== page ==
Pivot Fellow Spotlight: Charles Hopkins
Posted in News
With the experience and mindset of an activist and organizer, Charles Hopkins was uncertain that a business and entrepreneurship program was right for him. But the Pivot Program, he says, opened him up to new ways of thinking and developed skills useful in any career path.
“Once I got into it, I realized it was a lot more than the entrepreneurial experience,” he says of Pivot. “Yes, you will learn the business models. Yes, you’ll learn how to network. But your relationship skills and your social skills will also grow exponentially.”
Charles says that the Pivot curriculum and professors encouraged him to examine problems from multiple angles and to keep digging deeper for solutions and fine tuning his ideas.
“What impresses me about Charles is his consistent effort and dedication to the work. He is always completely engaged in class, whatever the topic, and always interested in learning new things. It’s genuinely a pleasure working with him,” says Pivot Academic Director Alyssa Lovegrove. “He has brought to the program the richness of his own life experience, his enthusiasm, and his desire to fix the system.”
Vision and hands-on experience
Since beginning Pivot in fall 2020, Charles’s hopes of working with other returning citizens solidified into plans to launch his own reentry network.
He envisions working in partnership with other organizations in the DMV area to provide services, resources, and support to people returning home from prison. After experiencing the many challenges within that process himself, Charles hopes to ease the transition for future returning citizens. He also aims to launch a podcast that can change perceptions of incarcerated people.
“That person has worth to society. The fact that someone has changed is not because of the criminal justice system but because they took the initiative to become a better person,” he says. “If you provide people with the wherewithal and the means to take care of themselves or invest in supporting them, they will be less likely to go back to their old way of life.”
Charles’s dedication to supporting incarcerated and formerly incarcerated people made him a great fit for his internship with Fair and Just Prosecution (FJP), a network for local and state prosecutors committed to criminal justice reform.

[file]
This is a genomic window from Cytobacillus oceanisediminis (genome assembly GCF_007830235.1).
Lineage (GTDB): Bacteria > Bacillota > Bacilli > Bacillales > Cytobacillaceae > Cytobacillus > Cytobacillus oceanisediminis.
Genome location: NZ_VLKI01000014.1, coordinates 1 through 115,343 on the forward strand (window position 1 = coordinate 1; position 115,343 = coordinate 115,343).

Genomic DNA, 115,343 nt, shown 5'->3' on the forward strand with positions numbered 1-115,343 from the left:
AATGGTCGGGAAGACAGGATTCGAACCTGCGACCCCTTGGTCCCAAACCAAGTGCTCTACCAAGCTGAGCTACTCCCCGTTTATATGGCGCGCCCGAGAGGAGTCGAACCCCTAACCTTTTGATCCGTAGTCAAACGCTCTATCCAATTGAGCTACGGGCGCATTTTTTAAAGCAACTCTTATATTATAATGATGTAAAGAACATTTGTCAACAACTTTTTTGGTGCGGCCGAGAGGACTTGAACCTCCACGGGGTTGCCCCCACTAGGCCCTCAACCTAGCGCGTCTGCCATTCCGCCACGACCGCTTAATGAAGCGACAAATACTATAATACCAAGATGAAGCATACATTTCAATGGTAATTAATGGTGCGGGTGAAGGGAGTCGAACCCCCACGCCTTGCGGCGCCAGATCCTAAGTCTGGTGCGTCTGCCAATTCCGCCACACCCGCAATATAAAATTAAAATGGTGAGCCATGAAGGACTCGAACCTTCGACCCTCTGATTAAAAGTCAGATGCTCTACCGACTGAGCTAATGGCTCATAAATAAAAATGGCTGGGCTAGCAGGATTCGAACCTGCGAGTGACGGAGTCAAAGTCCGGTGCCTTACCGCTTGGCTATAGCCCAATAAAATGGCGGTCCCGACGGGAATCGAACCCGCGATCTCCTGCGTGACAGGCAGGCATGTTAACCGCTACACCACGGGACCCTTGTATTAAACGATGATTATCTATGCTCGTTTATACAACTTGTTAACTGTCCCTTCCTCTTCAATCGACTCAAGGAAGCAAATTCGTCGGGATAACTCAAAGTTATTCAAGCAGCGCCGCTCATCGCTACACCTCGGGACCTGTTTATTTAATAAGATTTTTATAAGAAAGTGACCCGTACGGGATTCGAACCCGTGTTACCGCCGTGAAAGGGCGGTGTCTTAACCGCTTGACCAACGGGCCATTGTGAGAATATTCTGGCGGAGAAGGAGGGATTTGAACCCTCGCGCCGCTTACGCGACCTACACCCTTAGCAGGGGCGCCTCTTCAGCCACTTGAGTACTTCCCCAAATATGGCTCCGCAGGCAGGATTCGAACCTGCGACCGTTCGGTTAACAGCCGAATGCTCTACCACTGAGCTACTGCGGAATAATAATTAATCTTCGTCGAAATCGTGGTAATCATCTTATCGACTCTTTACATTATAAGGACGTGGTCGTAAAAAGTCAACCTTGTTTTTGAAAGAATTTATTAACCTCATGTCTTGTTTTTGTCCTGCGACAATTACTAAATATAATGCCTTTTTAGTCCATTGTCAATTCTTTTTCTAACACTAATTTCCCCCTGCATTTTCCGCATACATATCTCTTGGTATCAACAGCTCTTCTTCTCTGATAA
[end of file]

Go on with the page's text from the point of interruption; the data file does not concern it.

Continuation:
“Charles has a deep commitment to using his experience and voice to bring about significant change to the criminal legal system and to lift up the stories of people who are currently and formerly incarcerated,” says FJP Executive Director Miriam Krinsky.
Krinsky adds that Charles brings optimism, positivity, curiosity and openness to every conversation and task and embodies many of the policy issues FJP aims to address.
“His personal experience and time behind bars also provide invaluable insight and wisdom that is essential to any discussion about reforming the criminal legal system,” she says. “And by getting to know him, members of our team can see firsthand the human face of why this work is critical and what is at stake in the reforms we seek to advance.”
Confidence and connections
Charles and his classmates, the Pivot Program’s third cohort, will finish their internships and graduate with their certificates in business and entrepreneurship in late June. As Charles lays the groundwork to launch his own ventures, the Pivot Program experience is helping him confidently build the support he’ll need.
Throughout the program, Fellows learn networking skills and have opportunities to connect and exchange ideas with prominent business leaders who serve as guest lecturers.
“That made me perceive that I could be in a room with anybody and not feel less than,” he says. “Pivot gave me a sense of self-confidence to go into areas that I would otherwise not want to go in because I didn’t think that they would be receptive to me.”
Charles says that despite his initial reservations about a business-focused program, Pivot gave him the tools to create his own vision of what an entrepreneur looks like — and how to serve others in the process.
“It gave me a sense of self confidence that I can actually be what I want to be,” he says. “That’s what got me into this idea of becoming self-employed. It has nothing to do with being an entrepreneur in the sense of a product. It has to do with the spirit of, you can produce something, you can be something, you can create something that can be self-sustaining and that can also help people.”